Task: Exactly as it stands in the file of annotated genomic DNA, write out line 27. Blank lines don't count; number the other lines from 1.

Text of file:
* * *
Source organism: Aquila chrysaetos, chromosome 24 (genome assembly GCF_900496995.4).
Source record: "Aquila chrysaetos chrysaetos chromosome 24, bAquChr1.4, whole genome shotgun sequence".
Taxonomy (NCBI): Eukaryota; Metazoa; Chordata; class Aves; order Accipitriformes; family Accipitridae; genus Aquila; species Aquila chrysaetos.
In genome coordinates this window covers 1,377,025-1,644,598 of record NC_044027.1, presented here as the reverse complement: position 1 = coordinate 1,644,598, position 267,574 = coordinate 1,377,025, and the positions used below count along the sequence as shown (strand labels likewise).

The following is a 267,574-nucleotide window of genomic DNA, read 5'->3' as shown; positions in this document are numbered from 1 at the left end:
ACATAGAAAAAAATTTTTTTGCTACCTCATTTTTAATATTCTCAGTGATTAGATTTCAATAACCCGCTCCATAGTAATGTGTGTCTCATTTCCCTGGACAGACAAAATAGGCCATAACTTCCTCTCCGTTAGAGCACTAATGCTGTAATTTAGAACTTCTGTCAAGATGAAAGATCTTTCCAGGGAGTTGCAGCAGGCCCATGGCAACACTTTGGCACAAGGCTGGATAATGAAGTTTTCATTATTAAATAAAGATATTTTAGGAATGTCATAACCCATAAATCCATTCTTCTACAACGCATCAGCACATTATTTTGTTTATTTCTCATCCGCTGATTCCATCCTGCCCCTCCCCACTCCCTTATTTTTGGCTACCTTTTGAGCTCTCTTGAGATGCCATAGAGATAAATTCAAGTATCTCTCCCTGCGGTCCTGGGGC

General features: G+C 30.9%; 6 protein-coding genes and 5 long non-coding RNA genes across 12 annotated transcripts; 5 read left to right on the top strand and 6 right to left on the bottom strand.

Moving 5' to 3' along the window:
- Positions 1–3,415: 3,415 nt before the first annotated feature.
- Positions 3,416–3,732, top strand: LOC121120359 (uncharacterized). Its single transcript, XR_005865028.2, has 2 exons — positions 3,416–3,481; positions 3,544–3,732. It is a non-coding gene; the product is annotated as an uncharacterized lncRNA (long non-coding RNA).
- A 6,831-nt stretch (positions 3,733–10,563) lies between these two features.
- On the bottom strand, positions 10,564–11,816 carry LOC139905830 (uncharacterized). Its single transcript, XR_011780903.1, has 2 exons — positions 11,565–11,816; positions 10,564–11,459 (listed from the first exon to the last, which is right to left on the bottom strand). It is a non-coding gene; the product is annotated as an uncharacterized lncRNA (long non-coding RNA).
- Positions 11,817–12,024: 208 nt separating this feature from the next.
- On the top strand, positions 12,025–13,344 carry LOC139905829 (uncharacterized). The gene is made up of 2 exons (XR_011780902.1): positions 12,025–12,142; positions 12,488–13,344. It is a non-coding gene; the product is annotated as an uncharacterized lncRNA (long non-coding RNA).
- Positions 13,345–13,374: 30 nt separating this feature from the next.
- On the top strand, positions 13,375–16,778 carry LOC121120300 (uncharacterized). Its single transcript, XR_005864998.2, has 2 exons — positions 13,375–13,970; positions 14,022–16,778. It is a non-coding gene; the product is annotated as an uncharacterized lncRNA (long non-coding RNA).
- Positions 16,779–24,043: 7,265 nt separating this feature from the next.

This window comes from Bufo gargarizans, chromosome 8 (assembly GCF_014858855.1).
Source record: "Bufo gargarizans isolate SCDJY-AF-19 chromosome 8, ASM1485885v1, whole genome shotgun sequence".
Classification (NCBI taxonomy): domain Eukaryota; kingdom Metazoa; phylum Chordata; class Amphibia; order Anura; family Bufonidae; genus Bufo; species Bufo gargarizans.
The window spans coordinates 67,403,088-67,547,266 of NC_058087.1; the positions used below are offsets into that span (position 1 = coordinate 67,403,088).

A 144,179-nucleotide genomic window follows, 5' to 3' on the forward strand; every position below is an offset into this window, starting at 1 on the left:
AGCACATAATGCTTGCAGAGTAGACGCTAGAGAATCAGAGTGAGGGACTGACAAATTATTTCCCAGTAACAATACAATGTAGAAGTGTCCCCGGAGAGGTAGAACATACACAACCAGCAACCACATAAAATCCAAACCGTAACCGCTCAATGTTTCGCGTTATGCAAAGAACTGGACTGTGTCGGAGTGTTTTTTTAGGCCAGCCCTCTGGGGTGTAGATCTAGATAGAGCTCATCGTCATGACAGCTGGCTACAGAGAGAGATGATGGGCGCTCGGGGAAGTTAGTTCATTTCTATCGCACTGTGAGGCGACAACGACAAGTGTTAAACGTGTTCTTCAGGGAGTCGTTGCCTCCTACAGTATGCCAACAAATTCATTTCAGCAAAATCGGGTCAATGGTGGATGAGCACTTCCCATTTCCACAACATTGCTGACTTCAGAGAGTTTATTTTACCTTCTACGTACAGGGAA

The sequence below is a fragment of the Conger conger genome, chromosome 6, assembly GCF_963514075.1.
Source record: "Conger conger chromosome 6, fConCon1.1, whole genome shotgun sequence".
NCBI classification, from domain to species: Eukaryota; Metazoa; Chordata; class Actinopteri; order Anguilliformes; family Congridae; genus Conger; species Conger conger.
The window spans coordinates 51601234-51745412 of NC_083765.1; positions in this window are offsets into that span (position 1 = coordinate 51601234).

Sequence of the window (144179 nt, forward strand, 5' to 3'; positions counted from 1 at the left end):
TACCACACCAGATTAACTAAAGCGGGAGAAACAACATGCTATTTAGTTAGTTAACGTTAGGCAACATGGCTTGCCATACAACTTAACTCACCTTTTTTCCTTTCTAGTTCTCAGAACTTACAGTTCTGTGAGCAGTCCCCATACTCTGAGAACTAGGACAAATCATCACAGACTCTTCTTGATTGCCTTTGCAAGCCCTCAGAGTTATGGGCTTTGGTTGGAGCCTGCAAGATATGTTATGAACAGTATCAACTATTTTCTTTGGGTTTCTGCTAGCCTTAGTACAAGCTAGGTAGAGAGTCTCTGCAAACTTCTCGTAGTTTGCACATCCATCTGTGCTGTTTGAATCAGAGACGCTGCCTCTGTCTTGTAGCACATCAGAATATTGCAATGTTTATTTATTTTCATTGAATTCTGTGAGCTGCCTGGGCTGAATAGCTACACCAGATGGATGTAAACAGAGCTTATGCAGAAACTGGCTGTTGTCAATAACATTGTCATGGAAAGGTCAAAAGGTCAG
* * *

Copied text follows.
The window spans coordinates 51601234-51745412 of NC_083765.1; positions in this window are offsets into that span (position 1 = coordinate 51601234).